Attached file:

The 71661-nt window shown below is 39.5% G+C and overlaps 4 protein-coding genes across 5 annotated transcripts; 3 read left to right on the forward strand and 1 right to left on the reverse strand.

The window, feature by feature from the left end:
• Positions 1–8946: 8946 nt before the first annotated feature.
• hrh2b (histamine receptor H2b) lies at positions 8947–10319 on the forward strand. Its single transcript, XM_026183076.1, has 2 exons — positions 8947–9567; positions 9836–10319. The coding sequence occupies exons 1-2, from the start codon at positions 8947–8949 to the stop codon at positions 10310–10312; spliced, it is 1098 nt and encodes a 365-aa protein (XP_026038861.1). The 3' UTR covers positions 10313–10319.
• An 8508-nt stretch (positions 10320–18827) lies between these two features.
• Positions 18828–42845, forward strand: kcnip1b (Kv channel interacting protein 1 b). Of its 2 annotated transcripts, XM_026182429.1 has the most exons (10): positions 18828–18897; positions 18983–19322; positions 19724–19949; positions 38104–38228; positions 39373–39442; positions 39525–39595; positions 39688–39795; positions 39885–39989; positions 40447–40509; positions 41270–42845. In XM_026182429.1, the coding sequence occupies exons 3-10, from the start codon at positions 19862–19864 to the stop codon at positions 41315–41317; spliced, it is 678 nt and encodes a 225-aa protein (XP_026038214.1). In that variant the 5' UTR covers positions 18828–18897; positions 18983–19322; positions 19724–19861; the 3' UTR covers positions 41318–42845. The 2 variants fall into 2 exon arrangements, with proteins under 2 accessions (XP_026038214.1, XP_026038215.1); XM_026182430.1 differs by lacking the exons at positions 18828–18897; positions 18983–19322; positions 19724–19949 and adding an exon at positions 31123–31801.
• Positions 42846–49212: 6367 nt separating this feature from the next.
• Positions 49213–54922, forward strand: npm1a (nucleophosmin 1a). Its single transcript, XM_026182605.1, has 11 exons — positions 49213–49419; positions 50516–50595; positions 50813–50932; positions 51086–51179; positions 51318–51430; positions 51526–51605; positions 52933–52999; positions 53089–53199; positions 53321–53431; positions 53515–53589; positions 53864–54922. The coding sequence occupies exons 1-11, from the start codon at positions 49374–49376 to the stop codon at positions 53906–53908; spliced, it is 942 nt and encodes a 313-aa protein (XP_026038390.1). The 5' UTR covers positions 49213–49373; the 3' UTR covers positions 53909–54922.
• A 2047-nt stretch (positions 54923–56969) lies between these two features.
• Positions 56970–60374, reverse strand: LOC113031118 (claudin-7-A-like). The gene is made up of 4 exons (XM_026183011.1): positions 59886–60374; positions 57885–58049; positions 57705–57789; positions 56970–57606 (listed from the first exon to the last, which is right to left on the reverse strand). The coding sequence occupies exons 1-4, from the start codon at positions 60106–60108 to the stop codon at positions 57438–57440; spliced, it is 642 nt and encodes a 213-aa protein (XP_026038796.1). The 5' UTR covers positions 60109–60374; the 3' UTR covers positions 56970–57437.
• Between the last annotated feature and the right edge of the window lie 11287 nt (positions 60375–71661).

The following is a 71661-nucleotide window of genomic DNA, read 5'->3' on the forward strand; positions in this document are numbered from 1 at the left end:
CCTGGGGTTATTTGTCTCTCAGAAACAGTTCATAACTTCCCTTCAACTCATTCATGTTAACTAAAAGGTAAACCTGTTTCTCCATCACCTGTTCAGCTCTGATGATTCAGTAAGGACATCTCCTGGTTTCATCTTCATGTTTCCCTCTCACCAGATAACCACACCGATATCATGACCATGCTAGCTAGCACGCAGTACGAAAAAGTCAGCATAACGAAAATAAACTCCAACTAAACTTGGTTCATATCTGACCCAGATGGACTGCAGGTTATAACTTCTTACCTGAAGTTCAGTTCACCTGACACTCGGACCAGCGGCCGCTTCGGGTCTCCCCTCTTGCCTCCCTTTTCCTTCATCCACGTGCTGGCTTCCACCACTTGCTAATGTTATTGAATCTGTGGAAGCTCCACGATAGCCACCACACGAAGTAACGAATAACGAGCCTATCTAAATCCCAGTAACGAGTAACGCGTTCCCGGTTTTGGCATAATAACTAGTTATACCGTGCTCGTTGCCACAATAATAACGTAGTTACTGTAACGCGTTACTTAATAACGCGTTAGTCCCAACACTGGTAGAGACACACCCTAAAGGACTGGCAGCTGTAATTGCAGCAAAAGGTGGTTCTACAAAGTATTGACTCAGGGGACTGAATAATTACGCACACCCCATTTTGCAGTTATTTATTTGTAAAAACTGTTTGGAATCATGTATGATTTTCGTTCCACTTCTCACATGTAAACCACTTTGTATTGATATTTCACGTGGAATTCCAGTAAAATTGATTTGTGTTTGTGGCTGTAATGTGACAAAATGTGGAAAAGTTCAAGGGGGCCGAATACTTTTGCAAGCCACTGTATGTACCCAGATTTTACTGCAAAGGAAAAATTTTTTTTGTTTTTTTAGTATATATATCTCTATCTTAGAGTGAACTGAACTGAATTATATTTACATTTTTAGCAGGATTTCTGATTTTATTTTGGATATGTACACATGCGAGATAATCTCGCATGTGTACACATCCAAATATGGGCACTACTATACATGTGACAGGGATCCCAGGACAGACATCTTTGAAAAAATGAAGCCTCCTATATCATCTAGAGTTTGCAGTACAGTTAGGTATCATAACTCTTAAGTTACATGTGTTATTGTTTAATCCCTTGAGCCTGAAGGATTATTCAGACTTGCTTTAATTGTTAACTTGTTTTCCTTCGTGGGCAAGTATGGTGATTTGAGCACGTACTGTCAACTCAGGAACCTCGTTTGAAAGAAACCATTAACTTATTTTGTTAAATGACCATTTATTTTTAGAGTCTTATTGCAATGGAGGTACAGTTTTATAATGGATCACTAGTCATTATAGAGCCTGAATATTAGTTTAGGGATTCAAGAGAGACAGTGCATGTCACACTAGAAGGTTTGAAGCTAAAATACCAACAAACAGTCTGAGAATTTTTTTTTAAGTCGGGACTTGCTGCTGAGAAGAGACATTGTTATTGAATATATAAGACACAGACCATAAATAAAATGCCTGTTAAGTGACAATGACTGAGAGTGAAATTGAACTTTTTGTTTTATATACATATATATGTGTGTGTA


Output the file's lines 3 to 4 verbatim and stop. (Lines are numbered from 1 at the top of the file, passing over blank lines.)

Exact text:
• Positions 1–8946: 8946 nt before the first annotated feature.
• hrh2b (histamine receptor H2b) lies at positions 8947–10319 on the forward strand. Its single transcript, XM_026183076.1, has 2 exons — positions 8947–9567; positions 9836–10319. The coding sequence occupies exons 1-2, from the start codon at positions 8947–8949 to the stop codon at positions 10310–10312; spliced, it is 1098 nt and encodes a 365-aa protein (XP_026038861.1). The 3' UTR covers positions 10313–10319.